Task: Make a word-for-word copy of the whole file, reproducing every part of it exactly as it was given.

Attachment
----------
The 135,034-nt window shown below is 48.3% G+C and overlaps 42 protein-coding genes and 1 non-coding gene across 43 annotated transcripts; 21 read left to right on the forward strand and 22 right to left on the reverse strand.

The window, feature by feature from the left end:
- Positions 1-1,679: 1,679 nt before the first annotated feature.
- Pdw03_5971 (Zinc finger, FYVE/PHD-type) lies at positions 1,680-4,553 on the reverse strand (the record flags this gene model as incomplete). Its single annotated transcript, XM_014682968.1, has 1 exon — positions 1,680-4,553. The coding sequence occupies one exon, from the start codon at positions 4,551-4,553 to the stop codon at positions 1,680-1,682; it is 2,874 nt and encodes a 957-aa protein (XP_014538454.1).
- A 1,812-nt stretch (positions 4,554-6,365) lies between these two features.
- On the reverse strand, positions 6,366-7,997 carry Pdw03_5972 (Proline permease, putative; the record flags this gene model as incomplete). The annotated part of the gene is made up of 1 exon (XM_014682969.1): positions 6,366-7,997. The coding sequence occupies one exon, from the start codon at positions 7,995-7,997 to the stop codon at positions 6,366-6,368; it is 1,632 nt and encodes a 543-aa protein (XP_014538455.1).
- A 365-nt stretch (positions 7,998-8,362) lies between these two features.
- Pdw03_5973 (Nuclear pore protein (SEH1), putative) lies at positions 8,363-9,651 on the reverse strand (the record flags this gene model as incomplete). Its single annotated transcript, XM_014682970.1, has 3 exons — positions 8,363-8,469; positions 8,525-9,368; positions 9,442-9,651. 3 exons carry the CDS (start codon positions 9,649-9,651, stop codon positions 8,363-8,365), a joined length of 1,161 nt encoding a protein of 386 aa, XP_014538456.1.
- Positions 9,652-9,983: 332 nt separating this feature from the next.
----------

The 135,034-nt window shown below is 48.3% G+C and overlaps 42 protein-coding genes and 1 non-coding gene across 43 annotated transcripts; 21 read left to right on the forward strand and 22 right to left on the reverse strand.

The window, feature by feature from the left end:
- Positions 1-1,679: 1,679 nt before the first annotated feature.
- Pdw03_5971 (Zinc finger, FYVE/PHD-type) lies at positions 1,680-4,553 on the reverse strand (the record flags this gene model as incomplete). Its single annotated transcript, XM_014682968.1, has 1 exon — positions 1,680-4,553. The coding sequence occupies one exon, from the start codon at positions 4,551-4,553 to the stop codon at positions 1,680-1,682; it is 2,874 nt and encodes a 957-aa protein (XP_014538454.1).
- A 1,812-nt stretch (positions 4,554-6,365) lies between these two features.
- On the reverse strand, positions 6,366-7,997 carry Pdw03_5972 (Proline permease, putative; the record flags this gene model as incomplete). The annotated part of the gene is made up of 1 exon (XM_014682969.1): positions 6,366-7,997. The coding sequence occupies one exon, from the start codon at positions 7,995-7,997 to the stop codon at positions 6,366-6,368; it is 1,632 nt and encodes a 543-aa protein (XP_014538455.1).
- A 365-nt stretch (positions 7,998-8,362) lies between these two features.
- Pdw03_5973 (Nuclear pore protein (SEH1), putative) lies at positions 8,363-9,651 on the reverse strand (the record flags this gene model as incomplete). Its single annotated transcript, XM_014682970.1, has 3 exons — positions 8,363-8,469; positions 8,525-9,368; positions 9,442-9,651. 3 exons carry the CDS (start codon positions 9,649-9,651, stop codon positions 8,363-8,365), a joined length of 1,161 nt encoding a protein of 386 aa, XP_014538456.1.
- Positions 9,652-9,983: 332 nt separating this feature from the next.